John-Luc Rizzo General Contractor


your house will absorb the water  true the porosity and or crack of your foundations and footings and will  
definitely freeze in winter and by summer  this frizzed  water will create  pressure against the inside footings
and concrete and foundations destroyed in a few seasons pulverizing your house Integrity.
This is why we don't do this type of system, in my personal opinion this  system is rubbish. I'm wiling to challenge
to the contrary of my opinion to engineers or architects as well the city code at any time they like. Because
excavating on the exterior is expensive? yes it is and almost allways lieds to the repair of driveways, and
landscaping, but this is something it should be done prior to all this, a less expensive alternative is sometimes  
employed from the building interior( We don't do it ) A drainage tile system is installed below the basement floor  
inside the footings. The water can then waste sewer system, gravity permits, or a sum pump.
(costly but 100% effective)

Basement are mostly below grade , therefor is vulnerable to water seepage. Water intrusion is perhaps the single
must biggest cause of water filtration on foundation walls. Statistics tell us that basement leakage is the most
common problem found in houses, over 90% of all basements will leak and suffer damage. Some evidence of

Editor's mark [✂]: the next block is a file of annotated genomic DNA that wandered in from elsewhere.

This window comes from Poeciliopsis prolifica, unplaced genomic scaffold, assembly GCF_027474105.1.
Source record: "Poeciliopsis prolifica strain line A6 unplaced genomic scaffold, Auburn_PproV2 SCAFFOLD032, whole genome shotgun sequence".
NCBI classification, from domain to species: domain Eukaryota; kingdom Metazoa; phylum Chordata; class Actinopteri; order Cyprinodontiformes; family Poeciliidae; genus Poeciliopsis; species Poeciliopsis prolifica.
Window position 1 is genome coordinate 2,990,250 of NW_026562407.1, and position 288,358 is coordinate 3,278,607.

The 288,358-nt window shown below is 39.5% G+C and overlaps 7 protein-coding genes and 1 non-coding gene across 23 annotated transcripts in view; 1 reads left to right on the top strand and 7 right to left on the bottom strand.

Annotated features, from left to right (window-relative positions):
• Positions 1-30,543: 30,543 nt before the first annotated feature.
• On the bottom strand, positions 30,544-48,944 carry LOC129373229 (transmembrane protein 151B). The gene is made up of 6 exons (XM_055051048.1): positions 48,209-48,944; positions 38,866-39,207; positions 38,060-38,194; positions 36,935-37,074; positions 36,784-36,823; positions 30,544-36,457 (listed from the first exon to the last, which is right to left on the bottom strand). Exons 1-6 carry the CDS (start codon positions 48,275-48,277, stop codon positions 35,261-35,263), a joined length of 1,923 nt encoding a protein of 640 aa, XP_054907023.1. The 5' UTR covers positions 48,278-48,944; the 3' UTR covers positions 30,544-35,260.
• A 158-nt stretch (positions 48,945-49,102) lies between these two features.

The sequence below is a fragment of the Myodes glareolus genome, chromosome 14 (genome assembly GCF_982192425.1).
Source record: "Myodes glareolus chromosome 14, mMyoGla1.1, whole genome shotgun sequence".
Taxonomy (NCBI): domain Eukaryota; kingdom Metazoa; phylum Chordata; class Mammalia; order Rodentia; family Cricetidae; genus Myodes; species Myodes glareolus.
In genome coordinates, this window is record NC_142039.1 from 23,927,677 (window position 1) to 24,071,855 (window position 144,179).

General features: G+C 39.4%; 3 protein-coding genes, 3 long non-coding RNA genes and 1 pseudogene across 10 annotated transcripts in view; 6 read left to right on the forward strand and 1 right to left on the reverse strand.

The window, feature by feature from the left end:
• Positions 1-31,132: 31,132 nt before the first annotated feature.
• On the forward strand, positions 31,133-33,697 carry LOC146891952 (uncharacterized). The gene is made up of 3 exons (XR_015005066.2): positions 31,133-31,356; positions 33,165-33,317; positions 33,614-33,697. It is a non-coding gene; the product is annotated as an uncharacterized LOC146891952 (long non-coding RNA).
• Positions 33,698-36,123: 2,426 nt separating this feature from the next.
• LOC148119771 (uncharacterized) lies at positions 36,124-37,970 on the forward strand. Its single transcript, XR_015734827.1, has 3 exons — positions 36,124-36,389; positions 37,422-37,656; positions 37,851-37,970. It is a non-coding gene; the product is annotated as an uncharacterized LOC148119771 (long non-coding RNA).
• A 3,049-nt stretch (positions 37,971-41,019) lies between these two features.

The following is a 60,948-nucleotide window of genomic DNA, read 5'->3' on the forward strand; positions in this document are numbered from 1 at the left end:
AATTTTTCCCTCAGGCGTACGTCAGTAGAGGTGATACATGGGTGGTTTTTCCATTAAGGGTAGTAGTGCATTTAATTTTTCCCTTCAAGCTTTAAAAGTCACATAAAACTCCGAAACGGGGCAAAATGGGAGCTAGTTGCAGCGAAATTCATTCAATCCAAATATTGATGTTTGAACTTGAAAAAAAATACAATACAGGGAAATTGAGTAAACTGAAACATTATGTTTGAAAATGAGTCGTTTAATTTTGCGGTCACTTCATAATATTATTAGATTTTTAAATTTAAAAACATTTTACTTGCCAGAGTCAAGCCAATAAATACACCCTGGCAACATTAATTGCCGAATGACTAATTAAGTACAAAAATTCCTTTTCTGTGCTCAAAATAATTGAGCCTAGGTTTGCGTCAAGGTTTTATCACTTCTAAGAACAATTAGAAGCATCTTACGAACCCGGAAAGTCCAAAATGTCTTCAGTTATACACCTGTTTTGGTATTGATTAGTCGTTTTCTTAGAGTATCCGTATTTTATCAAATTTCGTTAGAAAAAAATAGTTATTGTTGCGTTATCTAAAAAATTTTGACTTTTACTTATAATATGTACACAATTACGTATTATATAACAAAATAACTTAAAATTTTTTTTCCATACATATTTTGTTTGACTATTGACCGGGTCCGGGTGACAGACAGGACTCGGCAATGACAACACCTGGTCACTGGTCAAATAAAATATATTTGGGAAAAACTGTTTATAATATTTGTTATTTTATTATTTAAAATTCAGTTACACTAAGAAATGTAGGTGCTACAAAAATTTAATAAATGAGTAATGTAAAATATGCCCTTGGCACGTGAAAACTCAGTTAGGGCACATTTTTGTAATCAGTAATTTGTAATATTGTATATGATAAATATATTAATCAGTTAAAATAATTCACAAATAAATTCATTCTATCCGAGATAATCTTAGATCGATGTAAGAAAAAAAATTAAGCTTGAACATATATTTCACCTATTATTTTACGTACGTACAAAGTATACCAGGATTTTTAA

moisture penetration can be found in almost every house. Water problems does not necessarily mean it was poorly
constructed. Water can appear in even the most well-built home. Most all basement leakage problems are solvable,
but, the majority of leakage problems can be solved by directing surface water away from the building, by
re-grading around the foundation or/and using downspout extension to force rain water to flow away from the

You should examine the basement and crawl spaces, look for clues that indicate a history of basement leaks and
looks closely at the area around the house for conditions that can cause water to accumulate around the foundation.

Wet basements cannot be assessed for their severity, frequency, and/or inconvenience factor during a one time
visit. There may or may not be clues that indicate a history of basement dampness. Visible signs may be concealed
by new paint or storage piled against the area. If there has been a dry period before the time of the inspection, signs
of past water penetration may not be visible. Even if visible, the clues usually do not give an indication of the
severity or frequency.

Even a basement with no seepage problems during a heavy rain does not guaranty the basement will remain
permanently dry. A single rain may or may not result in seepage. A heavy rain may not raise the groundwater level
sufficiently to cause water to seep through the foundation walls.

Moisture problems are also intermittent. In some basements, water penetration will occur after virtually every rain. In
other basements, it will occur only after periods of prolonged rain, and in still others, it will only happen with wind
driven rain or during a spring thaw. In most cases however, the resultant damage gives no indication of frequency
Keep collecting your points
For your convenience we accept